So today I tightened up and sorted all the wiring and double checked everything. I am still waiting for two ceramic standoffs and two split bolts for the element lead connections because I just want to make sure they cant touch the case if the brick inside shifts for any reason. I drilled holes large enough to keep a buffer with the steel case but I just want to be double sure there is no fault to case ground. In the mean time, I wanted to do a test fire and see how the element may expand and shrink over a heat and cool cycle. I wanted to do three cycles but had to drive to Charleston and back so I didn't have time but for one cycle. I don't smoke anymore but I do vape and have used kanthal to make vape coils and learned a long time ago to do several burn in cycles on a newly wound coil and then adjust individual coils for peak performance and even heating. I can't imagine its any different with a kiln element. I had the control box sideways and set several inches away from the case so I could monitor everything as well as take some current flow readings on the element leads while the PID was allowing the SSR to pass full current cycles during heating which ended up being slightly over 11 amps (perfect buffer on a 15 amp circuit). Surprisingly, the 120V oven heated to over 900 F in under 8 minutes. The PID started to taper off my 1000 F setting and it was another two min to reach 1000 F. I thought it would take longer at the voltage and wattage I built it to and that was nice surprise. I let it soak for about 10 min and then stopped the cycle and observed the cool down. It all went well except for one thing I was a bit surprised about. The cabinet sides both got to about 130-140 degrees on a very short 10 minute full heat cycle and then remained quite warm, (over 125 F during cool down). The top, bottom, and back of the oven case stayed just barely above ambient temperature. The majority of the element coils are on each side. Since my design has the control box mounted on the right side of the case frame and the fact that the left side of the control box is open, I've decided to make a design change and close that side of the control box with a steel plate as well as install standoffs to move it at least an inch away from the side of the case. No need to allow all that heat inside the control box to shorten the life of the SSR and PID. I may even sandwich some kaowool there to assist in keeping the control box components as cool as possible while working. My little two brick never gets quite that hot on the outside. Maybe 90-100 F but definitely not 140+ and no idea how much higher it would go on a longer heat cycle! I should have the rest of the parts I need sometime next week so in the meantime, I'll work on the design change. Once I have this lil guy done, I'll post a refined schematic with the little changes I made to the wiring as well as some photos. As a side note, I followed the guidelines from DanCom's kanthal calculator and came up with 29.63 feet at the coil diameter I wound and the gage of wire used. To my surprise, the resistance was too high at almost 11.8 ohms when done. I very carefully measured the length before cutting it and winding the coil. I ended up having to cut off about 20" or so to get it at my target which was 9.6 ohms. I ended up with 9.4 ohms and I can live with that. I'm not sure if it's an anomaly with the wire I bought or just a space/time continuum issue here in Darlington SC Anyway, I think I will do another calculation with DanCom's .xls file for a shorter element and wind it with some of the remaining wire I have so I can experiment and hammer that math down for future coil windings, maybe even two or three different lengths... I don't know the "inside baseball" math but can guess that the change does not take a linear path with kanthal the longer you go, probably a complicated logarithmic curve involving math even Martians don't understand. Either way, I'll reverse engineer a test coil or three if necessary to get the correct resistance according to the math of the calculator and see what comes of it as far as correct length on that sample of kanthal I bought. No bets on any different suppliers though. I hope all this info will possibly help someone tinkering with a HT oven build someday.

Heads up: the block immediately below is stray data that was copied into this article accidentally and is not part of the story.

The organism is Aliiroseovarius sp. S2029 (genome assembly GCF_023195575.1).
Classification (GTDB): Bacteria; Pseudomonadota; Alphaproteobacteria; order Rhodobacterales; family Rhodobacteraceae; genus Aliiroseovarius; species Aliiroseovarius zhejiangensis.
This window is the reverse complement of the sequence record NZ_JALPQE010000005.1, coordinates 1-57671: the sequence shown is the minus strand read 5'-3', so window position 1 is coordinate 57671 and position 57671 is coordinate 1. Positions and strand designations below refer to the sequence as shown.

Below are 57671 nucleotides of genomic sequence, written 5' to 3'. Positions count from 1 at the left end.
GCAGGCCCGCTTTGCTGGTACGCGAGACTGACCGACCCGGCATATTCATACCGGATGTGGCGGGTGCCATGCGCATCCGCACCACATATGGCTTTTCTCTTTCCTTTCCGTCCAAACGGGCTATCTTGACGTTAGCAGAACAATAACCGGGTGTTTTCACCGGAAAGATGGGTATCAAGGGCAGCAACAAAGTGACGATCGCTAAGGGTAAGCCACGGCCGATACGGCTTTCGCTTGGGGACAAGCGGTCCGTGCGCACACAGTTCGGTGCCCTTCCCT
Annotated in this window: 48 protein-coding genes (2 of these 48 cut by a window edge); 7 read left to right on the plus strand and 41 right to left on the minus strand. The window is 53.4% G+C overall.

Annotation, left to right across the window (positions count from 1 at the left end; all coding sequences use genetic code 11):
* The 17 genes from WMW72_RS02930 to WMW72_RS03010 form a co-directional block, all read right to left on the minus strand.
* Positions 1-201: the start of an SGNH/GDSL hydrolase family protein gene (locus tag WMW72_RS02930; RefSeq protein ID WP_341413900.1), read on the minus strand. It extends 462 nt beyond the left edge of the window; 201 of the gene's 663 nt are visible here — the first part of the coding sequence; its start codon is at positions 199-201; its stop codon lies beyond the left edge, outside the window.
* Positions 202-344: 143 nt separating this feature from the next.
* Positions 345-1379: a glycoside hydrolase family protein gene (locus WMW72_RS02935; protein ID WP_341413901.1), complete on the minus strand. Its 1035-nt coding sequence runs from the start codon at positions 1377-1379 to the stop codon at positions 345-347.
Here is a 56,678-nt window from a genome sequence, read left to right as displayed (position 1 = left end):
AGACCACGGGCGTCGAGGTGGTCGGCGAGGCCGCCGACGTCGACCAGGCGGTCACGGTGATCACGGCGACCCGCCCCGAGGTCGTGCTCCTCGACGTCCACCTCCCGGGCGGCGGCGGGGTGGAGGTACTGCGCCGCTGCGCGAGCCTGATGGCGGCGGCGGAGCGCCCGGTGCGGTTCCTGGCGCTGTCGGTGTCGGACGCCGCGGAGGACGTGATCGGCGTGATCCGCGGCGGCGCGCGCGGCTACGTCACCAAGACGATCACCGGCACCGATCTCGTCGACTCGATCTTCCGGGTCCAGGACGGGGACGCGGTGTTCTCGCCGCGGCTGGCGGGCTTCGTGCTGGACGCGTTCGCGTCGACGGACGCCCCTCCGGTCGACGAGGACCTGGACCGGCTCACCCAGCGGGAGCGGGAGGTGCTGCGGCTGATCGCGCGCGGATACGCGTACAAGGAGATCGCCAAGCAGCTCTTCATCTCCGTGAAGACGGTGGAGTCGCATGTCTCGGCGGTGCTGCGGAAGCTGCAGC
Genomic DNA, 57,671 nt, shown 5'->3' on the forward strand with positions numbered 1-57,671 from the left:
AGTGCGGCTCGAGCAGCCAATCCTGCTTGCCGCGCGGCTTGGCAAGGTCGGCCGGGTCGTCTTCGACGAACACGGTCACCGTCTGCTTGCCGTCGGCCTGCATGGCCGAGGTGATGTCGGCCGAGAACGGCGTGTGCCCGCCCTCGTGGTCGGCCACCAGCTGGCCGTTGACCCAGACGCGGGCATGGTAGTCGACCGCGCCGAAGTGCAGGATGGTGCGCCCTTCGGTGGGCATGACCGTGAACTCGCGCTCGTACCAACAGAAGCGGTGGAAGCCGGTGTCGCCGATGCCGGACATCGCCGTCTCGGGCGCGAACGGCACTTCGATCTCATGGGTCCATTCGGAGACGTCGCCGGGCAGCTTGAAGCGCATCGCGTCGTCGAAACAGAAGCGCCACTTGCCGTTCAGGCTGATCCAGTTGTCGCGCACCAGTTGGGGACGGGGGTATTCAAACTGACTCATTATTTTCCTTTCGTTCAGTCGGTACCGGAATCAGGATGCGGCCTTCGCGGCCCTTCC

Resistive ohms are linear. Double the length, double the ohms. Half the length, half the ohms, etc
Either you miss measured the length, the wires ohm is different than you thought, the diameter of the wire is inconsistent or you did the math wrong.
For others, when wireing it up for 120 volts, what is the point of a 20 amp main fuse. You have no electronics or anything sensitive to protect that the circuit breaker is not capable of doing.
If you are plugging it into a standard US 120 volt outlet, then it is already protected by the 15 or 20 amp breaker.
For the 208/240 volt setups, sure as many outlets of those voltages can have anything from a 20 amp all the way to 50 amps or more sized breaker powering them.
Also most breakers are only rated for Continuously supplying 80% of its rating. Therefore a 20 amp breaker can continuously supply 16 amps. Above that you hit the time temperature curve and potentially can pop the breaker. Many won't as the oven will likely cycle on and off with enough off time to allow the breaker to cool.